In Cuba, connection to the internet is difficult and limited. In the civil population, only the foreign permanent residents in Cuba, journalists working for the official media, and high-ranking officials of public-private mixed companies have the right to have their own account: everyone passes through a filter prior to a review of “political conduct,” for those members of the Communist party or demonstrating through the use of the internet their ideological unconditionality.
Accounts also exist in institutional and labor centers, and they can have access to the Internet, but it is limited and all of the information utilized by the users is duly verified by a server. In these accounts, sites such as Gmail and Yahoo are blocked. Doctors, artists, university students among others have access to the Intranet through their institutions, an internal Cuban network, and access to email with the domain .cu, and some have access to international recipients. These people can access their email from home or from work, depending on the position that they hold, and some are able to access the Internet through a proxy.
In hotels, one can access the Internet through public locations, where connection time costs between 5 and 8 CUC per hour, equivalent to 120 or 200 Cuban pesos, which is half of an average salary per month.
Under these conditions, bloggers in Cuba have special characteristics:
-They blog from blocked sites, such as the case of the bloggers of Desde Cuba [es], who can only see their own blogs through a proxy and they cannot administer their sites from Cuba, and their friends abroad are in charge of posting, making links and everything related to the administration of their blog.
-They blog from the WordPress or Blogger platforms, as in my case: generally, those who blog also do not have access either legal or illegal, but when it comes to it (a friend allows us to their house, a public space) we can administer the blog. What happens is that we do not have online time to administer, the connection is very slow, the time on the account is not enough or the access is sporadic. We also need someone abroad, that via email we can send the post, photos, links or anything else that we want to publish.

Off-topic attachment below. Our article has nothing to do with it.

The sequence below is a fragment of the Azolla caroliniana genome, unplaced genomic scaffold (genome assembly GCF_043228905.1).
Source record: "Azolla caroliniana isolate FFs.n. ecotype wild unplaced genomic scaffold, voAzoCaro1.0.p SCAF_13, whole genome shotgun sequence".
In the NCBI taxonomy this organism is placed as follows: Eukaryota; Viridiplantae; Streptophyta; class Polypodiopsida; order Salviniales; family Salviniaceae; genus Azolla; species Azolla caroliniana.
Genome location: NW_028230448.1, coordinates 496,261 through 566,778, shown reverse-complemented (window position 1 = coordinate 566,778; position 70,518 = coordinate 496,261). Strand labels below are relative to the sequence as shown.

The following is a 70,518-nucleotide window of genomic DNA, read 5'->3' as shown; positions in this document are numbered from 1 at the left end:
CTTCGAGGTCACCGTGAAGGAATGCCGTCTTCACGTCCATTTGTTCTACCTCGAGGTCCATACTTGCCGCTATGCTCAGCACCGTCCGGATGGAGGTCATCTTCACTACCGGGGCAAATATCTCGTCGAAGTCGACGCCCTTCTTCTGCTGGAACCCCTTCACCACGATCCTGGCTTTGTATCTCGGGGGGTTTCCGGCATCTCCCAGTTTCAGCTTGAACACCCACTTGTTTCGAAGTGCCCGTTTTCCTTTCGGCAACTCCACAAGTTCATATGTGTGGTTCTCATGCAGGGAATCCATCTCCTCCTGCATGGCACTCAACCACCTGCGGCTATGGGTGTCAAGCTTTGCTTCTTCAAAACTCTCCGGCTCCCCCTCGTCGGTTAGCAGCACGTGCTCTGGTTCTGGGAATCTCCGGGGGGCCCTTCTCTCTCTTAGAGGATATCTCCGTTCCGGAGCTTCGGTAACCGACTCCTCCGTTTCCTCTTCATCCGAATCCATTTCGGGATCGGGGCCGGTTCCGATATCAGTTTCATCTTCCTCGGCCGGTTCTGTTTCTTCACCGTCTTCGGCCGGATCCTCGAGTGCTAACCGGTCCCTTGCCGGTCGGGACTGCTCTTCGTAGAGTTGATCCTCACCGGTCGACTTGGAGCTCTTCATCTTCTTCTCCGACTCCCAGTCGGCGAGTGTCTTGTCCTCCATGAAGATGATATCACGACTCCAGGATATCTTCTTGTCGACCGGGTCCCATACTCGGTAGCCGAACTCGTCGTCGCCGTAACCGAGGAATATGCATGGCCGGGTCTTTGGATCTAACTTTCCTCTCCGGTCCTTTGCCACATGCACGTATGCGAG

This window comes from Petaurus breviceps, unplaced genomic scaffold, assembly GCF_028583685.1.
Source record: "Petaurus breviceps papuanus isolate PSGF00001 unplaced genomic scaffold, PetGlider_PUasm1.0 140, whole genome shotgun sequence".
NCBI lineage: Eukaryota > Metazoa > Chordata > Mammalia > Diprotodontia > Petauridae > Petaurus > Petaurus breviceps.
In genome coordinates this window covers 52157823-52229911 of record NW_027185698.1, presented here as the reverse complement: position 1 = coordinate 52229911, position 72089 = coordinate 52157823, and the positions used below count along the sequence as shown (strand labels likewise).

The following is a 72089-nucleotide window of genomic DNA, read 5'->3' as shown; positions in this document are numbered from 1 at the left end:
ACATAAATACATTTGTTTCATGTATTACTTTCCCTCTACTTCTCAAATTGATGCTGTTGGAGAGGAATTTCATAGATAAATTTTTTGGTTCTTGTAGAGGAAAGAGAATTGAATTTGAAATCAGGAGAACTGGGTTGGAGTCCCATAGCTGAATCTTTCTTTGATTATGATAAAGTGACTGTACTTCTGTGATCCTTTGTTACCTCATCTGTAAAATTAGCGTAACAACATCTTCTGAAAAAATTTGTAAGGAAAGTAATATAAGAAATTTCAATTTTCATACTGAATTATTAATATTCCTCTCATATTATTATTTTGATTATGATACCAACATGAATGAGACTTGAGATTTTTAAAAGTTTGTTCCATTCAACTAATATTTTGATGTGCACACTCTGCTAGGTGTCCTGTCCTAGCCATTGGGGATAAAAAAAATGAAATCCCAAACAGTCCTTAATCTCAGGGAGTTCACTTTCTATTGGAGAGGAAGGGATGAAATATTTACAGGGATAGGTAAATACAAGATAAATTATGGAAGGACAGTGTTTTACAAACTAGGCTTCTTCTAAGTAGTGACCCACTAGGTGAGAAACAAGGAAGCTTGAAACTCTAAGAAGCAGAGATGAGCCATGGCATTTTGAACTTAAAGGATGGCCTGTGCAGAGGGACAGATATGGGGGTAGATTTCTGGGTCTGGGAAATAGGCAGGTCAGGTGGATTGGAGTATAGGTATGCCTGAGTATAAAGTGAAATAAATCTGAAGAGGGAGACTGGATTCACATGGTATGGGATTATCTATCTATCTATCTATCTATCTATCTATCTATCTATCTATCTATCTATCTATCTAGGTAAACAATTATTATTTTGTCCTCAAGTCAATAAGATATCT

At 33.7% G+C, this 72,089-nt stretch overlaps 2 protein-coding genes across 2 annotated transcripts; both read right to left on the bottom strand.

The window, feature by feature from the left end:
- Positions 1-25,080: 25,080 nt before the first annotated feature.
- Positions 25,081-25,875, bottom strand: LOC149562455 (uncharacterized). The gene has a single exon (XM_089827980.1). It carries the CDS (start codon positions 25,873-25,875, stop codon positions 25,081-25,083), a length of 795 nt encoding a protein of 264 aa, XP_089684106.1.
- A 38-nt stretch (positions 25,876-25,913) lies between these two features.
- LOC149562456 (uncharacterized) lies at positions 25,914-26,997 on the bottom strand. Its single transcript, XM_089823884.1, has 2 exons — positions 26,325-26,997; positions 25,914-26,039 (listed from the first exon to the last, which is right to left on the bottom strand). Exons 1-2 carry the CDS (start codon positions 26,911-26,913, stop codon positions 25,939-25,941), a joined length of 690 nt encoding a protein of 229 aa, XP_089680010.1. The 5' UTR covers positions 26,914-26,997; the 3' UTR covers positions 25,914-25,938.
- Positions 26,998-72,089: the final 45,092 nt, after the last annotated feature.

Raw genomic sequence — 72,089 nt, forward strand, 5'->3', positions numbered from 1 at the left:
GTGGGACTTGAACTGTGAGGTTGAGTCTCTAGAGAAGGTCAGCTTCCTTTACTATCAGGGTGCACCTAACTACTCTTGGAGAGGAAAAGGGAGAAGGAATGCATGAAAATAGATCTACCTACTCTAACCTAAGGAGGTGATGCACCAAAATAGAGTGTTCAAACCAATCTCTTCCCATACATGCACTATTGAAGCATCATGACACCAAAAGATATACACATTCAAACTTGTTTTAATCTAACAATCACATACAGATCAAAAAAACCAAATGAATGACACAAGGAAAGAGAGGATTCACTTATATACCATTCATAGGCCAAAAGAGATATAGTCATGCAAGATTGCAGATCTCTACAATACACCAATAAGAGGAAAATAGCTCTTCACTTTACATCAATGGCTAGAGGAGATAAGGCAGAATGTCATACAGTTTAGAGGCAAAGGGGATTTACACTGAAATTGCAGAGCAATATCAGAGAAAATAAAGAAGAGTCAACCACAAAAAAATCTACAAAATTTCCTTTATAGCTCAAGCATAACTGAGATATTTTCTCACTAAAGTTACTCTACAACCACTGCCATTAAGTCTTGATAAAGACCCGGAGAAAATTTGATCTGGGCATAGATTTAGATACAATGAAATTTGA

There are bloggers that do not have computers, and they work from a friend's house. There are bloggers that have completely anonymous blogs and post through other bloggers in the country, who are sent posts by mail. Generally, we cannot read the comments, and in my case I have friends that bring me the blogs in other formats (flash memory, CDs) along with the comments, so I see my blog more or less 24 hours after each post, sometimes more.
In summary, we cannot participate in the comments, we cannot post every day, and frequently, we cannot administer our own blogs. In spite of these difficulties, the alternative Cuban blogosphere is growing: more and more there are blogs without pseudonyms, or with pseudonyms, but we all know who the blogger is, such as Pia Mc Habana [es], written by Orlando Luis Pardo Lazo; and others that have made the jump from anonymous to open, such as Sin Evasión [es], the blog of Miriam Celaya.
For all of these reasons, Yoani Sánchez of Generación Y [es] decided to begin blogger meetings. Unfortunately, the first meeting in Pinar del Río could not take place because the police summoned us to warn us of the consequences. Reinaldo Escobar of Desde Aquí [es], Sanchez’ husband follows up with some questions about the meeting with the police, who said that the bloggers were “disqualified for any dialogue with the Cuban authorities.”